Where have all the lyrics gone? Just a few years ago, you could tune to any FM rock radio station and hear someone singing a personal statement: passionate, egocentric, maybe enigmatic. Recently disco has cut a song's minimum permissible verbal content to a catch-phrase ("Burnin' burnin', burnin'") plus a few grunts and moans, while pop songsmiths revel in buzz words and happy banalities (witness "Grease" or the new Chicago LP). Of course, the music is more important than the words, but sometimes it seems that challenging lyrics are becoming an underground phenomenon. Songwriters with something new to say now often resort to camouflage, hiding tricky ideas in catchy, deadpan, radio-playable music. Listen carefully to 10cc, John Palumbo, and Jules and the Polar Bears - they are rare holdouts for literacy in rock.

Eric Stewart and Graham Gouldman, the main songwriters for 10cc, opt for indirection. Within the most meticulous pop settings, sung with utter ingenuousness, are wry, ambivalent parables laced with cynicism and bitterness. The dozen songs on "Bloody Tourists" (Polydor) touch on ideas suggested by travel (loneliness, stereotyping, escapism), love and sex (one-night stands, imprisoning relationships), or both (fantasies enroute).

Stewart and Gouldman, who also produced the album, carefully tailor arrangements to lyrics: "The Anonymous Alcoholic," whose protagonist gets drunk and disorderly at a party, starts out sluggish and nervous, jumps into disco-parody as things get rowdy, then returns to sluggishness for the hung-over morning after.

"Reds In My Bed," a ditty about paranoia behind the Iron Curtain, tosses a Morse Code SOS into the mex. The effects are funny, but subtle - a casual listener could mistake 10cc for Paul McCartney and Wings. The sound is rich and soothing, with multiple layers of vocal and instrumental harmonies. Nothing grates.

Stewart and Gouldman were only half of the original 10cc; Lol Creme and Kevin Godley, the other half, departed to pioneer a guitar accessory they'd invented called the gizmo.

"Bloody Tourists," the second album of new material since the split, doesn't have the sardonic edge of earlier 10cc - ther's even one straight love song - and the melodies are stretched a little thinner. But the new 10cc is a strong, versatile six-man band, and new songs like "Dreadlock Holiday," "Shock On the Tube" adn "Tokyo" are both catchy and witty.

Like 10cc, John Palumbo lets his tunes seduce you while his lyrics sneak by. Palumbo led and wrote songs for Crack the Sky, a band whose jolting, high-tech arrangements deliberately fragmented Palumbo's melody lines and lyrics. His solo debut, "Innocent Bystander" (Lifesong), proves his songs can stand on their own splendidly. They spotlight Palumbo's peculiar sensibility, which vacillates between morose ballads ("There's nowhere left to go from here" is a representative line) and black-humored tomfoolery. "It's Okay To Die" bounces a music-hall backup under perverse verse: "When Raymond comes home tongiht/He'll crack up on his bike/Fracture his skull and he will die. . . Notice that the ones who are crying/Are the ones who've been left behind." The "Family Man" learns that his daughter is a prostitute, his son makes gay porn films and his wife is two-timing him; his only recourse is to "turn the other cheek." Both songs feature snappy horn charts to liven things up.

In his more depressive material, Palumbo owes obvious debts to Randy Newman, a past master at turning existential crises into aphoristic pop tunes. Yet Palumbo has a unique surreal streak, best deployed in "Kangaroos" (an exploration of man-marsupial mutuality) and "Madness On Comet Way," an attack of elevator claustrophobia. Wittingly or not, Palumbo's producers have boosted his songs on slick, conventional arrangements-somewhat overblown on balads-that make for an entertaining tug-of-war between form and oddball content. And some listeners won't get Palumbo's message until it's too late to resist.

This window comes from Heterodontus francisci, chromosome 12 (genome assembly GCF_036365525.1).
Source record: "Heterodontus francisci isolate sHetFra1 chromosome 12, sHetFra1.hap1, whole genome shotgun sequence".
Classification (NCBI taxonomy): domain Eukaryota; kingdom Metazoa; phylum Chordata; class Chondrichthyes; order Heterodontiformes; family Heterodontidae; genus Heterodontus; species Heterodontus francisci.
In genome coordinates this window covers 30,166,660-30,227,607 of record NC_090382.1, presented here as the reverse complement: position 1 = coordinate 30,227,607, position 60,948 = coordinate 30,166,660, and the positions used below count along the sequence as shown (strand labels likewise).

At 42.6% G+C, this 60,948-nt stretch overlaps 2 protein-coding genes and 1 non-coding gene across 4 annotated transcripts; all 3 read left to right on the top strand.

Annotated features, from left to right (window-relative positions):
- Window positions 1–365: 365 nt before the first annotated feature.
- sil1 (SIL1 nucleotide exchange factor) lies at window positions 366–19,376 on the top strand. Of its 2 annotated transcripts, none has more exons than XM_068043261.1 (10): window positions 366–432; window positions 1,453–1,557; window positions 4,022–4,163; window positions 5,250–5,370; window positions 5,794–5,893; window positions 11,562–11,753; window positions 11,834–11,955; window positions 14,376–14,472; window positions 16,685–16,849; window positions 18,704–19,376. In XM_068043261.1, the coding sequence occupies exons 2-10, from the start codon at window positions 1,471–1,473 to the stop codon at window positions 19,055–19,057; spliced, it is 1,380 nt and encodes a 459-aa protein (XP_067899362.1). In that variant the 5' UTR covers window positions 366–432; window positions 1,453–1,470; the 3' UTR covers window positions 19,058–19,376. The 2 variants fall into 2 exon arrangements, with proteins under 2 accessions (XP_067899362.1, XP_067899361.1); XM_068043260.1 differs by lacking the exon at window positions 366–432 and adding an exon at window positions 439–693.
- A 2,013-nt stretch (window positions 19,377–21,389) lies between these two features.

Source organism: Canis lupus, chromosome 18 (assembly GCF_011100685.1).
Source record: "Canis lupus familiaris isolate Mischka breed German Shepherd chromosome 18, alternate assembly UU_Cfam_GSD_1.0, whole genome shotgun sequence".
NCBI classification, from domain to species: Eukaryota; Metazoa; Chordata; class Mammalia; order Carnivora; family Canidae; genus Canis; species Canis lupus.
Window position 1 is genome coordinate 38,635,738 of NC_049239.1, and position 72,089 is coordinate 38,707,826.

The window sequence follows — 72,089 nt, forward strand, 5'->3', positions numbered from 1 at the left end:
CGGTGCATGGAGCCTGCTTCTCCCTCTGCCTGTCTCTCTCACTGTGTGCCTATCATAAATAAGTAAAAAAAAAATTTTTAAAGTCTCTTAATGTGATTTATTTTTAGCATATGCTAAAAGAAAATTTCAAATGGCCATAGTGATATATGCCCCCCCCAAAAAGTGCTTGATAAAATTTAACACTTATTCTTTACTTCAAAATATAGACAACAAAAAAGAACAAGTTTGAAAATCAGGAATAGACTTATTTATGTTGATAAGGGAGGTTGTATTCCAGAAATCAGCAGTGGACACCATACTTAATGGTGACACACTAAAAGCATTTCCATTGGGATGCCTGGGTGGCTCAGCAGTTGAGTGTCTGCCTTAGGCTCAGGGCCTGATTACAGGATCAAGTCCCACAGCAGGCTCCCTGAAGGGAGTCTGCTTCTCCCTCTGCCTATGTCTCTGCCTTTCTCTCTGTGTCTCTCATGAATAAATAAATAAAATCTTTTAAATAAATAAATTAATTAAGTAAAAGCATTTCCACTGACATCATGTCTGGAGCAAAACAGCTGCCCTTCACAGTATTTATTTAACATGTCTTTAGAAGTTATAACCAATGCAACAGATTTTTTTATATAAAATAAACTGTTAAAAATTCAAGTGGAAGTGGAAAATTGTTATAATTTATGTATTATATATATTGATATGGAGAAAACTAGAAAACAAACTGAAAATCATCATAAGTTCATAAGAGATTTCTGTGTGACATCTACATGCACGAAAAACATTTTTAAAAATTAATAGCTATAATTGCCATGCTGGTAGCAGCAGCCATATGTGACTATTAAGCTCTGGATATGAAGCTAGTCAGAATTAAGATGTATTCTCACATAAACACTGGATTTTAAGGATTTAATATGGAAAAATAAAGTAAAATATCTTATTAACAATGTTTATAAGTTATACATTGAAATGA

That sort of subterfugs just isn't Jules Shear's style. The songs he writes and sings for his hard-rocking band Jules and the Polar Bears are wordy and eccentric, crammed full of images, but what comes across on first hearing-along with the instrumental hooks that punctuate and energize each song-is Jules' sheer, desperate determination to be heard. It's in his vocal tone, which people will be comparing to everyone from Dylan to Jackson Browne to the Kinks' Ray Davies, and in the way he hurries to sing everything, his words bursting out like a breach held too long underwater. The effect is endearing, and riveting.

Shear was a songwriting member of the L.A-based Funky Kings, but the Kings' one album doesn't even hint at what Jules and the Polar Bears' debut LP, "Got No Breeding" (Columbia), pulls off. Many of the songs are taken at breakneck tempo, with Jules scrambling for breath as the band pushes him with his own riffs. Even when the pace is more reasonable, Jules doesn't let up; he's loose, but urgent, letting his words tumble all over the beat.

And he has a lot to say. Shear's songs are fascinating because they don't tell stories or mouth sentiments-they are about states of mind, and they are precisely delineated.Shear isn't afraid to use as many words as it takes to capture a mood in all its ambiguity: "Oh baby you come with that look in your eyes/like you are something alive/and hold out your arms like a smile." Or, describing a certain woman: "You have to be an animal just to hear her overtones/through the letters and through the phones." Shear writes neat twists of phrase that also make emotional sense-a rare quality that is sustained throughout the album.

Most of the songs are about maintaining sanity in the face of love, longing, disaster and hopelessness; Shear keep from losing his mind, ihe lets it rave, in a manner that is distinctly uncool by 1978 standards. Let's hope he stays that way.